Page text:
A Humorous Take on the

World of Sales and Management

With Veteran's Day and Thanksgiving both falling in November, it's a great time to show "gratitude for the attitude".

These are my favorite lessons from military style, hard-ass managers from my past.  

Mike S.
On Accountability

When most salespeople are asked why they lose a sale, they usually blame their company's cost structure. "All the customer cares about is price".

My old boss Charlie Nichols would never accept that excuse.  His mantra was "there are only two reasons you lose a sale: you got outsold, or y ou shouldn't have been there in the first place."

There was no room on Charlie's team for whining or excuses.  If you lost, it was YOUR FAULT, period. 

You would have thought a lesson like that would have stuck with me, but sure enough, five years later, I found myself as a new Sales Director giving the President of the company a bunch of reasons why our Virginia office was going to miss our target.

His answer was short, and hit like a jackhammer.  "If you don't think you can do it, Mike, I'll find someone who can".   **GULP**  That was the last time I ever gave a boss any reasons for expected failure.  From that point on, it was all about what I was going to do to hit the number.

On Making Sales Calls

My first professional sales job was at Lanier, and all salespeople and managers were expected to be out of the office in front
Gene Milner
of customers during business hours.  There was a famous story that the top sales rep at Lanier was dissatisfied with his beat up, metal desk.  He marched into the office of the President, Gene Milner, and demanded a nicer desk.  One befitting his status as the most valuable salesperson.

Milner said "the only desk you need to care about is your customer's, and you need to be on the other side of it.  Now get the hell out of my office"

True sales organizations have no use for "Swivel Chair Managers".  Their leaders are constantly in the field, visiting with customers and prospects. They gain real-time feedback and are the first to hear about changing market conditions.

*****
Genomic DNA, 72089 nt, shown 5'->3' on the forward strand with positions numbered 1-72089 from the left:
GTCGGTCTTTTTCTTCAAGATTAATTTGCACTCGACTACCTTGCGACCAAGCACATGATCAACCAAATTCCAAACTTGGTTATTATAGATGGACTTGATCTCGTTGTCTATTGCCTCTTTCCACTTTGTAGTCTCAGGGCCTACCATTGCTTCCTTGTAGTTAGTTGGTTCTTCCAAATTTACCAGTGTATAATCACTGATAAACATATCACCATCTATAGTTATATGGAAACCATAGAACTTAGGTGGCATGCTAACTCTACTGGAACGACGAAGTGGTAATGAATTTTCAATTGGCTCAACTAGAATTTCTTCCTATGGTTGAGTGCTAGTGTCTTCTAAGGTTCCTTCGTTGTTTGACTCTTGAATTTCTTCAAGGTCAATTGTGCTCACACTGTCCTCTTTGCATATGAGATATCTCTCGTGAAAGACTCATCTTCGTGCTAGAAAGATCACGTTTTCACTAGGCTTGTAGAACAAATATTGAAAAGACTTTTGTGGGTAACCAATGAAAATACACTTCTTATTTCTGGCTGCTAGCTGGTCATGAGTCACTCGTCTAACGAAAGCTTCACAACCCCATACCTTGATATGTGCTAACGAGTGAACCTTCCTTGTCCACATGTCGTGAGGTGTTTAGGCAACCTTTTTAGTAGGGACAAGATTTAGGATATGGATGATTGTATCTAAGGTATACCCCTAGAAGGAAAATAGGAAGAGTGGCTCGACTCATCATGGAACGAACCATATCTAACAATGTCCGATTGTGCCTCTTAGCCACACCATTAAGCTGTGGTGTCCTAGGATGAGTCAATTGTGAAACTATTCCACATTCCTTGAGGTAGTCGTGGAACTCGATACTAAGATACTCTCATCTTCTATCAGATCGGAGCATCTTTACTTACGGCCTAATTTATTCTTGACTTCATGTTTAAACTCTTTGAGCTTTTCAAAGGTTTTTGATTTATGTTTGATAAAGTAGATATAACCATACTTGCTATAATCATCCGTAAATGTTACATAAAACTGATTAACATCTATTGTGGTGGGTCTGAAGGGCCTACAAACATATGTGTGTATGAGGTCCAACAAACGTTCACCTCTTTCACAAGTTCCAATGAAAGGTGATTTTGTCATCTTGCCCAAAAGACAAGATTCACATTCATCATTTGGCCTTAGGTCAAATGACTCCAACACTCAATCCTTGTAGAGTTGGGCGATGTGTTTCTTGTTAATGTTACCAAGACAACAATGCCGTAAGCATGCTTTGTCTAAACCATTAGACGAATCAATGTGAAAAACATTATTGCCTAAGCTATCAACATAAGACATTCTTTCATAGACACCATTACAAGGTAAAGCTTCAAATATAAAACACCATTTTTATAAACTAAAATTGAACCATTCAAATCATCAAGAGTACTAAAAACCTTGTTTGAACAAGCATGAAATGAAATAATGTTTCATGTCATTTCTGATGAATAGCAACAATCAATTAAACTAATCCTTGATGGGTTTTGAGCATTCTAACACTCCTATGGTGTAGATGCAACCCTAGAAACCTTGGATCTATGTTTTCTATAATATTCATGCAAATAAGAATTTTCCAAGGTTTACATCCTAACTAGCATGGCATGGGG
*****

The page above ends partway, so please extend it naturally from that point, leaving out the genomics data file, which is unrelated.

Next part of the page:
Cisco has always had this kind of culture.  I had a
John Chambers
friend who joined Cisco in the early 1990s.  I asked him if he had ever met John Chambers.  "Met him?  He's been on three sales calls with me this year."

I've always been impressed that Chambers would go on hundreds of customer appointments a year, despite how busy he was.  I know owners of small companies today who don't go on two sales calls a year.


Sometimes the shortest comments are the most memorable.  I'll leave you with another saying by Charlie Nichols, who learned his discipline and attitude at the Citadel

Q:   What do you call a tiger that is not constantly on
             the prowl?
A: A rug
"Victuri te Salutemus" 
Victory, we Salute you

Richard Spencer - Secretary of the Navy

Finally, I need to give a shout-out to my beleaguered Brooks School classmate and former roommate Richard Spencer.  A solid and ethical person.  Hang in there, bud....


"Creating Urgency"
John Asher Podcast
Host John Asher and I discuss how to influence customers to take actio n faster. 

"Accelerate Your Business Growth"
Host Diane Helbig and I discuss how Influence and Persuasion skills impact sales success

"Seven Figure Salespeople"
Sales Game-Changers Podcast
Host Fred Diamond and I talk about success habits of high achievement salespeople


CEO Peer Group
"Business Metrics "
Cabo San Luca 
March 5-6

Trans4mers Sales Leadership Group
"Marketing Automation"
South Beach, FL 
February 27-28

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Mike Schmidtmann
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